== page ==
Currently, 20 trained volunteers, both men and women, minister to about 400 incarcerated men and women each month. Letourneau said. In addition to coming alongside people in a jail with one-on-one visits and Bible studies, we provide re-entry or transition support when people have completed their sentence. They are homeless and jobless, and they still have relationships with a circle of people they shouldn’t be around. They need cell phones, hygiene products, etc. We help with mock interviews, resumes, and connecting with a ‘second chance’ employer and landlord. We also connect them to adult education programs to obtain a GED or a truck driving CDL.”

Letourneau also encourages people to learn more about Gentle Shepherd Ministries. He said, “We have a program called Adopt a Facility. When a church or community group outside of the areas we serve is interested in beginning a program, we will train and direct them as to how to do care in senior facilities.”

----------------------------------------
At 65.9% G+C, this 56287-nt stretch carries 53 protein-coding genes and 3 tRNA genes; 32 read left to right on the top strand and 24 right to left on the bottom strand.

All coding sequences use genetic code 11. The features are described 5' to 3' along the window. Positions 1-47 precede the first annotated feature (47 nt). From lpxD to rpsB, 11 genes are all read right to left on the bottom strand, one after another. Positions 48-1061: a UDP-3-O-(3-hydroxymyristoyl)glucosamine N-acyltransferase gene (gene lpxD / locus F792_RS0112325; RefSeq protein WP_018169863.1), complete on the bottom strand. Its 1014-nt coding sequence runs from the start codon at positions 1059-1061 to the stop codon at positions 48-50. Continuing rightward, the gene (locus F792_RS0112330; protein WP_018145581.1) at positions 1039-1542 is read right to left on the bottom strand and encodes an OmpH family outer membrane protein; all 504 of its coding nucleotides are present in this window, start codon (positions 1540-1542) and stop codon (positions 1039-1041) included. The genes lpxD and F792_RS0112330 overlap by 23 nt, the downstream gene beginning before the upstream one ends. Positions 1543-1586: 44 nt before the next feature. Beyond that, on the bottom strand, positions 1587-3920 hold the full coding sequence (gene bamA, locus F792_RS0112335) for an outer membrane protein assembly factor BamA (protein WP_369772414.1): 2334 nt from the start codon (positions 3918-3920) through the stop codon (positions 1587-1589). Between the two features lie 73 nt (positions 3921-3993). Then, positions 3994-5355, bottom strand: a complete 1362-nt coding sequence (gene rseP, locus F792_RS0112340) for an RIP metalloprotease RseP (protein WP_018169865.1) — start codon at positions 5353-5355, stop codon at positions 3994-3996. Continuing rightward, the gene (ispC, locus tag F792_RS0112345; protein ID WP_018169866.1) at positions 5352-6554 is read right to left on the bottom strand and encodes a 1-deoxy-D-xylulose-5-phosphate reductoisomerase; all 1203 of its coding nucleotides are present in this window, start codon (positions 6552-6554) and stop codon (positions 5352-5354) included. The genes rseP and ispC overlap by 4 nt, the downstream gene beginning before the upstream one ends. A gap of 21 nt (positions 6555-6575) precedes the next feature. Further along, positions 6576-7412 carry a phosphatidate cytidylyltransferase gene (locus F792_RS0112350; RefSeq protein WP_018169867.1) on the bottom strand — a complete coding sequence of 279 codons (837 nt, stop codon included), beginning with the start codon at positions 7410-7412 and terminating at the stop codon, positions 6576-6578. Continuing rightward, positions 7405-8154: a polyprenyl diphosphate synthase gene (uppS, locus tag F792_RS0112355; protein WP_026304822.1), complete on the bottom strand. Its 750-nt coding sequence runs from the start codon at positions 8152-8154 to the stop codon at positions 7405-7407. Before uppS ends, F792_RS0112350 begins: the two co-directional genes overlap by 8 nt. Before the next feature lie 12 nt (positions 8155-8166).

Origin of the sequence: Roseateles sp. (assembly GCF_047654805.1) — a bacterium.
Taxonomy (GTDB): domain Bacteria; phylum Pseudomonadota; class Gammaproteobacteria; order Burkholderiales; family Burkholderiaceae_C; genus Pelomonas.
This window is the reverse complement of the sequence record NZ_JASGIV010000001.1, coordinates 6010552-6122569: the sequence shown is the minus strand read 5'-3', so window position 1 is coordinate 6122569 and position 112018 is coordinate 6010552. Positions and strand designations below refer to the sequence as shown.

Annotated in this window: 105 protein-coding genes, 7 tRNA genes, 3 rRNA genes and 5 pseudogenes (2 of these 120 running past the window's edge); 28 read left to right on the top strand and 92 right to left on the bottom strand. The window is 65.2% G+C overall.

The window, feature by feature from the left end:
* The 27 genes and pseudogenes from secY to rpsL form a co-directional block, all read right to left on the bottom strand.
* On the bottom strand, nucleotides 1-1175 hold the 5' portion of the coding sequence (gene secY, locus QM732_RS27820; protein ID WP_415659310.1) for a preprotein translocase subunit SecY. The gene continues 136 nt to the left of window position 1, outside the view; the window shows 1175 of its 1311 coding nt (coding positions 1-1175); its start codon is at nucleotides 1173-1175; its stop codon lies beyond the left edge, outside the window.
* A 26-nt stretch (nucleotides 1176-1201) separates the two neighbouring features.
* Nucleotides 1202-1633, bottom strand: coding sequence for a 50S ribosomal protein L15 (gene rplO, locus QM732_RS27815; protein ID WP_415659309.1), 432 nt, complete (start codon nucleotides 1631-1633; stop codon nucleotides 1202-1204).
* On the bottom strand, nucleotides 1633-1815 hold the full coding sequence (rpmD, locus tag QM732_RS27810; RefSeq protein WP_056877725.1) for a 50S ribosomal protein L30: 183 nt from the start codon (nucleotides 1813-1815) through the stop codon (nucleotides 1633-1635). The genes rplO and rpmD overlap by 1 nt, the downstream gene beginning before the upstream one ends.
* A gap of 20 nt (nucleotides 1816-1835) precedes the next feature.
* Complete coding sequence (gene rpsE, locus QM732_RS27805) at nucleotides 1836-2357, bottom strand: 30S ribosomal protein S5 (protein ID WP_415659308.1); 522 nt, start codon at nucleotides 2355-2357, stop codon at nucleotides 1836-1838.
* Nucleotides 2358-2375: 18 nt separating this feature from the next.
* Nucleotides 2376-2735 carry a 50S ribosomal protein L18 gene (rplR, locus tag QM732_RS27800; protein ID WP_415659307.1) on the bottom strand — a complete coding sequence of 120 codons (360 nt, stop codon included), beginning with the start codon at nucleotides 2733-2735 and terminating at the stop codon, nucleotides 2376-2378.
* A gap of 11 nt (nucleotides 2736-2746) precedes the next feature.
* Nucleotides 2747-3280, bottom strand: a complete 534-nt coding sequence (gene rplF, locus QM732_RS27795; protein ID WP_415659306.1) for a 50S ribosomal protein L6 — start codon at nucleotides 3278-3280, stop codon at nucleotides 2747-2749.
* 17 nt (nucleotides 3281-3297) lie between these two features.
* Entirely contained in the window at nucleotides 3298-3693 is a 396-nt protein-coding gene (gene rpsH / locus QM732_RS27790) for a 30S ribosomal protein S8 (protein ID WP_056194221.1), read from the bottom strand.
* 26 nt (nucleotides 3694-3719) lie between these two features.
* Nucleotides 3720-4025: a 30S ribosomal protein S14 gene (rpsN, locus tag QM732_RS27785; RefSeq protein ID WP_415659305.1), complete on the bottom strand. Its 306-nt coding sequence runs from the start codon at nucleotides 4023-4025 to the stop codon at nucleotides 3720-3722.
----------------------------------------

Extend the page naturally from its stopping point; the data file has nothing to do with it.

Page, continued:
Dorphia David distributes song books at a senior living facility. Contributed photo

In addition to one-on-one visits and weekly church services, Gentle Shepherd Ministries also offers a DVD series of Holy Land trips. Pastor David said, ”People love it. I tell them they don’t need a passport, and they’ll be back home in a half hour. We watch a 20-minute DVD that takes them to various sites in Israel.”

Talking with senior residents helps to address their loneliness, he said. He tells them, “Jesus loves you, and you are more valuable to Him than all the gold, silver and diamonds on earth. God sent His son, Jesus, to die for you, and He is with you always, there to help you.”

At age 65, Pastor David said, “Retirement’s not something I think about.” He plans to continue ministering in senior living facilities and working to provide volunteers to senior facilities and jails throughout Minnesota.

For more information, contact gsm.infaith.org.